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Evaluating the Role of Brown vs. Board of Education in School Equalization, Desegregation, and the Income of African Americans

  • Orley Ashenfelter
  • William Collins
  • Albert Yoon

The public profile of the Brown v. Board of Education decision tends to overshadow the well-established fact that racial disparities in school resources in the South began narrowing 20 years before the Brown decision and that school desegregation did not begin on a large scale in the Deep South until ten years after the Brown decision. We instead view Brown as a highly visible marker of public policy's mid-century reversal on matters of race. When we examine the labor market outcomes of male workers in 1990, we find that southern-born blacks who would have finished their schooling just before effective desegregation occurred in the South fared poorly compared to southern-born blacks who followed behind them in school by just a few years, relative to northern-born blacks in same age cohorts. Copyright 2006, Oxford University Press.

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File URL: http://arks.princeton.edu/ark:/88435/dsp01ws859f65f
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Paper provided by Princeton University, Department of Economics, Industrial Relations Section. in its series Working Papers with number 880.

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Date of creation: May 2005
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Handle: RePEc:pri:indrel:dsp01ws859f65f
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  1. Robert A. Margo, 1985. "Education Achievement in Segregated School Systems: The Effects of "Separate-But-Equal"," NBER Working Papers 1620, National Bureau of Economic Research, Inc.
  2. Steven G. Rivkin, 2000. "School Desegregation, Academic Attainment, and Earnings," Journal of Human Resources, University of Wisconsin Press, vol. 35(2), pages 333-346.
  3. Card, David & Krueger, Alan B, 1992. "School Quality and Black-White Relative Earnings: A Direct Assessment," The Quarterly Journal of Economics, MIT Press, vol. 107(1), pages 151-200, February.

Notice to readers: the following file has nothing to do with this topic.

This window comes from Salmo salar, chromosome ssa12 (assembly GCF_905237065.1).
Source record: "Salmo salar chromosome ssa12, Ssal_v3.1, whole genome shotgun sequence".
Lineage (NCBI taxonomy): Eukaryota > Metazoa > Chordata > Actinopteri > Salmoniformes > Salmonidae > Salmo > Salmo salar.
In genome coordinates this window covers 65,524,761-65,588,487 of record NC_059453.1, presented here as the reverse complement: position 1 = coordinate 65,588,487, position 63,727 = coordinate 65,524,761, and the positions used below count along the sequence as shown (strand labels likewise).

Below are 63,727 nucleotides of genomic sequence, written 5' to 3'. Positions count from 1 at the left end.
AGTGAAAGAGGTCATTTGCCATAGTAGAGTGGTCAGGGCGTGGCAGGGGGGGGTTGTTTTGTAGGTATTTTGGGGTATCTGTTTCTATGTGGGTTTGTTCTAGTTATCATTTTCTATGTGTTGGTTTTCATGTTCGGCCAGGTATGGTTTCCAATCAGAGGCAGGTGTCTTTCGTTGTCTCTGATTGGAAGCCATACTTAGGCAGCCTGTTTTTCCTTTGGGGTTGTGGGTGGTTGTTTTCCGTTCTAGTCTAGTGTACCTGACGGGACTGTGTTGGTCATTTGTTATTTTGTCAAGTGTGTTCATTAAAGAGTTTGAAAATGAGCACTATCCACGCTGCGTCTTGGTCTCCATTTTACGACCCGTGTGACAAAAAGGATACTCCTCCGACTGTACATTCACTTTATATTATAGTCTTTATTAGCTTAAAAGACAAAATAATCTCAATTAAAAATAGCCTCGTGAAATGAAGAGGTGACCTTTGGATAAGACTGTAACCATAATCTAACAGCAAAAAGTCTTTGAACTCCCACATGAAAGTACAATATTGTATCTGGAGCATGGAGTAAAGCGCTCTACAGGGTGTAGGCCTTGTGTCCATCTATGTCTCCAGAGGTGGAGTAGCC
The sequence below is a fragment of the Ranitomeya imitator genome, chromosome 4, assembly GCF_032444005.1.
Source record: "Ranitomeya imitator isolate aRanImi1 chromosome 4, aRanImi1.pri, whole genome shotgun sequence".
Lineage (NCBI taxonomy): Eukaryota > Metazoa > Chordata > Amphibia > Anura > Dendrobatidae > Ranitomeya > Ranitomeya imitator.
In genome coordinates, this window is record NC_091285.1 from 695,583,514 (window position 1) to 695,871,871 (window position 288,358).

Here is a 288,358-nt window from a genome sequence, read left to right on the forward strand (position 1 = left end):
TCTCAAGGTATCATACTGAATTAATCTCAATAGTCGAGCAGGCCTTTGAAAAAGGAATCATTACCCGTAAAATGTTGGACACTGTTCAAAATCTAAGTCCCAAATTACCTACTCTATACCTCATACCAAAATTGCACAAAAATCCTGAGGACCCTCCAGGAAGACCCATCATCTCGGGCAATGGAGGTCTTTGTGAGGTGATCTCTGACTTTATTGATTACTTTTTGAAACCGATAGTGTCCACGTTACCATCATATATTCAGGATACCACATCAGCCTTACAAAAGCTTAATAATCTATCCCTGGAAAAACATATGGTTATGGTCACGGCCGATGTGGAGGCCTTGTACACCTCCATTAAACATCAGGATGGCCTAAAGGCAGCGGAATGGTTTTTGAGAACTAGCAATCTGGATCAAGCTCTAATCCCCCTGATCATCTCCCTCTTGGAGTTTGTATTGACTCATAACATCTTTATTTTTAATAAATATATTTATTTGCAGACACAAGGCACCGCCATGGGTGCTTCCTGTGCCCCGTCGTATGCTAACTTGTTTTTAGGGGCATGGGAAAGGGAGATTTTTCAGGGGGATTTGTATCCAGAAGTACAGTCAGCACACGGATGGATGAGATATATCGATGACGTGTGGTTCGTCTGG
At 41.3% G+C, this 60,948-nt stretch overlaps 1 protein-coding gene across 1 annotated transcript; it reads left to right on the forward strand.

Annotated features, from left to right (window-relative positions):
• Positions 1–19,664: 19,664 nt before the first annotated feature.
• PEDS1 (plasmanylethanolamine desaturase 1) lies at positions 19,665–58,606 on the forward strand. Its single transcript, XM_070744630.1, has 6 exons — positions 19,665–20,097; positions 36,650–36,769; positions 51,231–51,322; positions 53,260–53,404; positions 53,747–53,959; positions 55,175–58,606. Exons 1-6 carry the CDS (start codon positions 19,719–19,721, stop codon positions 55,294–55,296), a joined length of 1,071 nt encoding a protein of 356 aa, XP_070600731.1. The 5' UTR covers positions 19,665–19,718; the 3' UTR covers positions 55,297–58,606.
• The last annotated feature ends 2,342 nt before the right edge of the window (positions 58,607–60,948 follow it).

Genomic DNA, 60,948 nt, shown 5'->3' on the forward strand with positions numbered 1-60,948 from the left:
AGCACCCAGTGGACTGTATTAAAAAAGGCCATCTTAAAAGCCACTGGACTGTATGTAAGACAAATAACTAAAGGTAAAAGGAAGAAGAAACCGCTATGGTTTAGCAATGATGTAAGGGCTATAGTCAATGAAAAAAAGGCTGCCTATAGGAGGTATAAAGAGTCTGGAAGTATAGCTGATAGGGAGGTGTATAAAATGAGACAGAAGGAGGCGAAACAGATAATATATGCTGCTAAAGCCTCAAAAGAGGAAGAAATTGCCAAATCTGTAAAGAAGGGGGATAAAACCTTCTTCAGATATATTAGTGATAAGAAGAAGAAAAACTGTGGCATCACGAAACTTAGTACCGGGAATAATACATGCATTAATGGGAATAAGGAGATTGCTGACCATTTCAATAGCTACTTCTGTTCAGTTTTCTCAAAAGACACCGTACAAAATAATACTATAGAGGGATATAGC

4. Angrist, Joshua D, 1990. "Lifetime Earnings and the Vietnam Era Draft Lottery: Evidence from Social Security Administrative Records," American Economic Review, American Economic Association, vol. 80(3), pages 313-36, June.
  5. Michael A. Boozer & Alan B. Krueger & Shari Wolkon, 1992. "Race and School Quality Since Brown vs. Board of Education," NBER Working Papers 4109, National Bureau of Economic Research, Inc.
  6. David Card & Alan Krueger, 1996. "Labor Market Effects of School Quality: Theory and Evidence," Working Papers 736, Princeton University, Department of Economics, Industrial Relations Section..
  7. Eric A. Hanushek & John F. Kain & Steven G. Rivkin, 2002. "New Evidence about Brown v. Board of Education: The Complex Effects of School Racial Composition on Achievement," NBER Working Papers 8741, National Bureau of Economic Research, Inc.
  8. Beaudry, Paul & DiNardo, John, 1991. "The Effect of Implicit Contracts on the Movement of Wages over the Business Cycle: Evidence from Micro Data," Journal of Political Economy, University of Chicago Press, vol. 99(4), pages 665-88, August.
  9. Vigdor, Jacob L., 2002. "The Pursuit of Opportunity: Explaining Selective Black Migration," Journal of Urban Economics, Elsevier, vol. 51(3), pages 391-417, May.
  10. John J. Donohue III & James Heckman, 1991. "Continuous Versus Episodic Change: The Impact of Civil Rights Policy on the Economic Status of Blacks," NBER Working Papers 3894, National Bureau of Economic Research, Inc.
  11. William J. Collins & Robert A. Margo, 2004. "The Labor Market Effects of the 1960s Riots," NBER Working Papers 10243, National Bureau of Economic Research, Inc.
  12. Smith, James P & Welch, Finis R, 1989. "Black Economic Progress after Myrdal," Journal of Economic Literature, American Economic Association, vol. 27(2), pages 519-64, June.
  13. Grogger, Jeff, 1996. "Does School Quality Explain the Recent Black/White Wage Trend?," Journal of Labor Economics, University of Chicago Press, vol. 14(2), pages 231-53, April.
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